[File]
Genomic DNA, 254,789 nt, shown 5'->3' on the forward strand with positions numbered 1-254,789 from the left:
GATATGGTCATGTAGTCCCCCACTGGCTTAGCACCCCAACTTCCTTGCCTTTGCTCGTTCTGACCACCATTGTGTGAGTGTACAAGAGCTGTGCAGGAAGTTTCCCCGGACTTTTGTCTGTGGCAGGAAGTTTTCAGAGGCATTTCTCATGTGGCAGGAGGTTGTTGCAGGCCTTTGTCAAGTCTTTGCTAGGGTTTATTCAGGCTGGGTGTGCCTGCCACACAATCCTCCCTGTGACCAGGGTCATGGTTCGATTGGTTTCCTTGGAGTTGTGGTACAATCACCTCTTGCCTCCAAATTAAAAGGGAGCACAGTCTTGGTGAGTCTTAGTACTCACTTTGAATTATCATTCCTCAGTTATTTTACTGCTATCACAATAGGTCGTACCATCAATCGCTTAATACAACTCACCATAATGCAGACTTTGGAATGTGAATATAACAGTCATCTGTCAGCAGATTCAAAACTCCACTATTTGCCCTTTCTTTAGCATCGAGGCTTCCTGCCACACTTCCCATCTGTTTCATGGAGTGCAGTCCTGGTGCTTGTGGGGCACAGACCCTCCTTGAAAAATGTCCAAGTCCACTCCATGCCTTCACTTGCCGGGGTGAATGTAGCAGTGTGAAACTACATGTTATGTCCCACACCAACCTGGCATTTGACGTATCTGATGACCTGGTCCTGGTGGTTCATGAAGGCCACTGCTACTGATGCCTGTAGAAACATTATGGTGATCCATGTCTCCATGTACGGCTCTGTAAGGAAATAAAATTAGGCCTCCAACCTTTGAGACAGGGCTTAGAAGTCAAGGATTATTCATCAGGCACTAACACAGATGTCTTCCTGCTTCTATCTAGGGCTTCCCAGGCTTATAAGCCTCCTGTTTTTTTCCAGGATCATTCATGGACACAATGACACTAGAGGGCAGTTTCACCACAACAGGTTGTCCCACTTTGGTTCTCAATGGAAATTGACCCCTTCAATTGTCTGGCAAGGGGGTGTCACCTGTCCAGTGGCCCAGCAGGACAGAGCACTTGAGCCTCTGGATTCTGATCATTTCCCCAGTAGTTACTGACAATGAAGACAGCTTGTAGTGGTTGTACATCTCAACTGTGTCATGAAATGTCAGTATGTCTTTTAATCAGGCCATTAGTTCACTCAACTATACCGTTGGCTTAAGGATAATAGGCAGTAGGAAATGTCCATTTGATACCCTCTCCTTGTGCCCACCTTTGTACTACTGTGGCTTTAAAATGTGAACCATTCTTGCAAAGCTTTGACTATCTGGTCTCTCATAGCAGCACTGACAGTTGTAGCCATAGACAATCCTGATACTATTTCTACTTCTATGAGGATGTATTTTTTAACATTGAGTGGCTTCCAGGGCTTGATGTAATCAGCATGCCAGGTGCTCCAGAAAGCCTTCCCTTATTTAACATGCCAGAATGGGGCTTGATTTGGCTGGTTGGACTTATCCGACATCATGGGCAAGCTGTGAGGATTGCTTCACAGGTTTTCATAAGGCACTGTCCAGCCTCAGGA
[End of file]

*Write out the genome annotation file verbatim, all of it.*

Genomic DNA, 254,789 nt, shown 5'->3' on the forward strand with positions numbered 1-254,789 from the left:
GATATGGTCATGTAGTCCCCCACTGGCTTAGCACCCCAACTTCCTTGCCTTTGCTCGTTCTGACCACCATTGTGTGAGTGTACAAGAGCTGTGCAGGAAGTTTCCCCGGACTTTTGTCTGTGGCAGGAAGTTTTCAGAGGCATTTCTCATGTGGCAGGAGGTTGTTGCAGGCCTTTGTCAAGTCTTTGCTAGGGTTTATTCAGGCTGGGTGTGCCTGCCACACAATCCTCCCTGTGACCAGGGTCATGGTTCGATTGGTTTCCTTGGAGTTGTGGTACAATCACCTCTTGCCTCCAAATTAAAAGGGAGCACAGTCTTGGTGAGTCTTAGTACTCACTTTGAATTATCATTCCTCAGTTATTTTACTGCTATCACAATAGGTCGTACCATCAATCGCTTAATACAACTCACCATAATGCAGACTTTGGAATGTGAATATAACAGTCATCTGTCAGCAGATTCAAAACTCCACTATTTGCCCTTTCTTTAGCATCGAGGCTTCCTGCCACACTTCCCATCTGTTTCATGGAGTGCAGTCCTGGTGCTTGTGGGGCACAGACCCTCCTTGAAAAATGTCCAAGTCCACTCCATGCCTTCACTTGCCGGGGTGAATGTAGCAGTGTGAAACTACATGTTATGTCCCACACCAACCTGGCATTTGACGTATCTGATGACCTGGTCCTGGTGGTTCATGAAGGCCACTGCTACTGATGCCTGTAGAAACATTATGGTGATCCATGTCTCCATGTACGGCTCTGTAAGGAAATAAAATTAGGCCTCCAACCTTTGAGACAGGGCTTAGAAGTCAAGGATTATTCATCAGGCACTAACACAGATGTCTTCCTGCTTCTATCTAGGGCTTCCCAGGCTTATAAGCCTCCTGTTTTTTTCCAGGATCATTCATGGACACAATGACACTAGAGGGCAGTTTCACCACAACAGGTTGTCCCACTTTGGTTCTCAATGGAAATTGACCCCTTCAATTGTCTGGCAAGGGGGTGTCACCTGTCCAGTGGCCCAGCAGGACAGAGCACTTGAGCCTCTGGATTCTGATCATTTCCCCAGTAGTTACTGACAATGAAGACAGCTTGTAGTGGTTGTACATCTCAACTGTGTCATGAAATGTCAGTATGTCTTTTAATCAGGCCATTAGTTCACTCAACTATACCGTTGGCTTAAGGATAATAGGCAGTAGGAAATGTCCATTTGATACCCTCTCCTTGTGCCCACCTTTGTACTACTGTGGCTTTAAAATGTGAACCATTCTTGCAAAGCTTTGACTATCTGGTCTCTCATAGCAGCACTGACAGTTGTAGCCATAGACAATCCTGATACTATTTCTACTTCTATGAGGATGTATTTTTTAACATTGAGTGGCTTCCAGGGCTTGATGTAATCAGCATGCCAGGTGCTCCAGAAAGCCTTCCCTTATTTAACATGCCAGAATGGGGCTTGATTTGGCTGGTTGGACTTATCCGACATCATGGGCAAGCTGTGAGGATTGCTTCACAGGTTTTCATAAGGCACTGTCCAGCCTCAGGA